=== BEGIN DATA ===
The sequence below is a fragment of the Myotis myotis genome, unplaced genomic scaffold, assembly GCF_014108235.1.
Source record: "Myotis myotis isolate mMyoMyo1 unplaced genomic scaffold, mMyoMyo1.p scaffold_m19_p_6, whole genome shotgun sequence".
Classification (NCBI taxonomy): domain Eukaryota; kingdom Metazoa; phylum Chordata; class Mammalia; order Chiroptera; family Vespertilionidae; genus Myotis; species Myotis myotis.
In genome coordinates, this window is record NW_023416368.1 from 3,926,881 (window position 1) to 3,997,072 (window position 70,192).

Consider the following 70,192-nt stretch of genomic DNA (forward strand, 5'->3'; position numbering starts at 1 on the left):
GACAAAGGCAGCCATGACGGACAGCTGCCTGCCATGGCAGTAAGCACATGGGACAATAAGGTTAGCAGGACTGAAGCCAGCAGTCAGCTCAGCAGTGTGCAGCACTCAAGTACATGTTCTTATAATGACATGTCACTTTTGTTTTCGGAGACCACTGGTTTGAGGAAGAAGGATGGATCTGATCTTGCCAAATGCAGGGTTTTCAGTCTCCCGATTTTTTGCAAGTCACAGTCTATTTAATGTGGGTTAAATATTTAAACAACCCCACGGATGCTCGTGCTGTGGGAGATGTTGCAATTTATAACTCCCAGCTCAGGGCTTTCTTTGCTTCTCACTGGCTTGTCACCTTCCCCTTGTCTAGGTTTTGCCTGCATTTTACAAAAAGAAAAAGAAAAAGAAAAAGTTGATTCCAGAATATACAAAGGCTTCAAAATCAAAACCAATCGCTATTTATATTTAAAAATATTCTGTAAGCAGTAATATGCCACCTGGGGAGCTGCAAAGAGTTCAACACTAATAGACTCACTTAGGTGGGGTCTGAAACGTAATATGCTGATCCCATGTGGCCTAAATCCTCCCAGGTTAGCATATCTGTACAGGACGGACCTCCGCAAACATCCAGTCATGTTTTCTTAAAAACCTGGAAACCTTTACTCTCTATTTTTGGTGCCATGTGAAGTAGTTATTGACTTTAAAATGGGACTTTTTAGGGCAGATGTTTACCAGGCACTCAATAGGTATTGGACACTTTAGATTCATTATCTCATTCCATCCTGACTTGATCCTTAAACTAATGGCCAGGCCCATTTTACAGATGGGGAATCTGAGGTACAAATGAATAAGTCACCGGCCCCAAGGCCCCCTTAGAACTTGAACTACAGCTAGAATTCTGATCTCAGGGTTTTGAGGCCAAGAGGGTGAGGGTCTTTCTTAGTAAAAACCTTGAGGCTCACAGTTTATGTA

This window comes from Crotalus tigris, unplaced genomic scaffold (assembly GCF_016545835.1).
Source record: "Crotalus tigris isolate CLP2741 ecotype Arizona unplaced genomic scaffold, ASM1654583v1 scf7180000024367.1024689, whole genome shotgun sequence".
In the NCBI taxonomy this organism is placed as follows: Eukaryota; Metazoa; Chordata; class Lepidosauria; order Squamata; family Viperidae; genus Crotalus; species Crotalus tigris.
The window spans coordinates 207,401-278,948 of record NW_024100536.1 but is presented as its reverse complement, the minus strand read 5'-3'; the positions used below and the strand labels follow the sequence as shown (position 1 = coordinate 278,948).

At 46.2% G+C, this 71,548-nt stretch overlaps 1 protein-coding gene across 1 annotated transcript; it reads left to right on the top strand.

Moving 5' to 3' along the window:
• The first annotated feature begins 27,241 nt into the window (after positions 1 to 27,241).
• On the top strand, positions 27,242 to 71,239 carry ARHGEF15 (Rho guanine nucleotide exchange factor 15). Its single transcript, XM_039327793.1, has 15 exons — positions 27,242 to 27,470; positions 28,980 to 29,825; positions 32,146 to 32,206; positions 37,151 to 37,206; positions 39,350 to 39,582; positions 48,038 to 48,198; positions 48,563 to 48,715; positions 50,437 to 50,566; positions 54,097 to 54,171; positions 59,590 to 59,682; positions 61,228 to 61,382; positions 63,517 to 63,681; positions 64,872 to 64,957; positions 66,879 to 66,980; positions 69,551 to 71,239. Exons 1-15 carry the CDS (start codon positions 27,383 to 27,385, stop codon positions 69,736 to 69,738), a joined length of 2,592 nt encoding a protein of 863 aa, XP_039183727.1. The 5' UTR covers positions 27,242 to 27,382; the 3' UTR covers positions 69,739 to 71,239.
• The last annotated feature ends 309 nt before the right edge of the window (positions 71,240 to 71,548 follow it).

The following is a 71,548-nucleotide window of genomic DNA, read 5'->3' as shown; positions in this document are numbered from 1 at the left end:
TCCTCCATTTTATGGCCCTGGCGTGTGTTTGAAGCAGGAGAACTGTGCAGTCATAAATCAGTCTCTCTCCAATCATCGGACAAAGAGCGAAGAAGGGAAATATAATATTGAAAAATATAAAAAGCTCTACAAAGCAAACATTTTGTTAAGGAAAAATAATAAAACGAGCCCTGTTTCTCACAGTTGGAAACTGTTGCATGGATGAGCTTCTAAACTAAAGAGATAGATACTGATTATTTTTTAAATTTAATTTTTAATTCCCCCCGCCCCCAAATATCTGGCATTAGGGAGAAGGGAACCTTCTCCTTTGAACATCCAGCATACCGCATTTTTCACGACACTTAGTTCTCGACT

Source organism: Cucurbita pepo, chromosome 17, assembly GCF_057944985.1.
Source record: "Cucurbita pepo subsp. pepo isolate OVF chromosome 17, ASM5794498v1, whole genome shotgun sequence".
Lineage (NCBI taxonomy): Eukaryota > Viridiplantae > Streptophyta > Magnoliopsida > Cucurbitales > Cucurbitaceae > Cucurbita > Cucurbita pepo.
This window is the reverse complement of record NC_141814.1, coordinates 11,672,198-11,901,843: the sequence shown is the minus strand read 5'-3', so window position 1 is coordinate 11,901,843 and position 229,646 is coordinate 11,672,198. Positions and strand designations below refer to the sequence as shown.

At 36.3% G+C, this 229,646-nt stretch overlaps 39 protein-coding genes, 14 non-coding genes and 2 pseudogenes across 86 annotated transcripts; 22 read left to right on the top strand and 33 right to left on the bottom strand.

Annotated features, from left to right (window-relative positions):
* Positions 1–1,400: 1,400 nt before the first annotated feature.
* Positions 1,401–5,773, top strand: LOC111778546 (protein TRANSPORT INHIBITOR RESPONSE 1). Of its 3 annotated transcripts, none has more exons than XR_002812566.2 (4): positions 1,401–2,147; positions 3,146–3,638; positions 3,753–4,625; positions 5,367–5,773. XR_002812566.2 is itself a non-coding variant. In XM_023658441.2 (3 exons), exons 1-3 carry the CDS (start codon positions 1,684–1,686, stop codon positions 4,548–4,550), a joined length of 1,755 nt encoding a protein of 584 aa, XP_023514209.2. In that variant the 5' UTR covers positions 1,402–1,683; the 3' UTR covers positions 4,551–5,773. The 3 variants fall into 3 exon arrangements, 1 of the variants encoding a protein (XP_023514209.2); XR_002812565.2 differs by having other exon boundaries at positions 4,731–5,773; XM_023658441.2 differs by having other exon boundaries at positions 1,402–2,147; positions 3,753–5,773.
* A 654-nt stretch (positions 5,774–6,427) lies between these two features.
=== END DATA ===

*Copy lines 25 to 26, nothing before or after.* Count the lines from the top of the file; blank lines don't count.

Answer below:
* Positions 1,401–5,773, top strand: LOC111778546 (protein TRANSPORT INHIBITOR RESPONSE 1). Of its 3 annotated transcripts, none has more exons than XR_002812566.2 (4): positions 1,401–2,147; positions 3,146–3,638; positions 3,753–4,625; positions 5,367–5,773. XR_002812566.2 is itself a non-coding variant. In XM_023658441.2 (3 exons), exons 1-3 carry the CDS (start codon positions 1,684–1,686, stop codon positions 4,548–4,550), a joined length of 1,755 nt encoding a protein of 584 aa, XP_023514209.2. In that variant the 5' UTR covers positions 1,402–1,683; the 3' UTR covers positions 4,551–5,773. The 3 variants fall into 3 exon arrangements, 1 of the variants encoding a protein (XP_023514209.2); XR_002812565.2 differs by having other exon boundaries at positions 4,731–5,773; XM_023658441.2 differs by having other exon boundaries at positions 1,402–2,147; positions 3,753–5,773.
* A 654-nt stretch (positions 5,774–6,427) lies between these two features.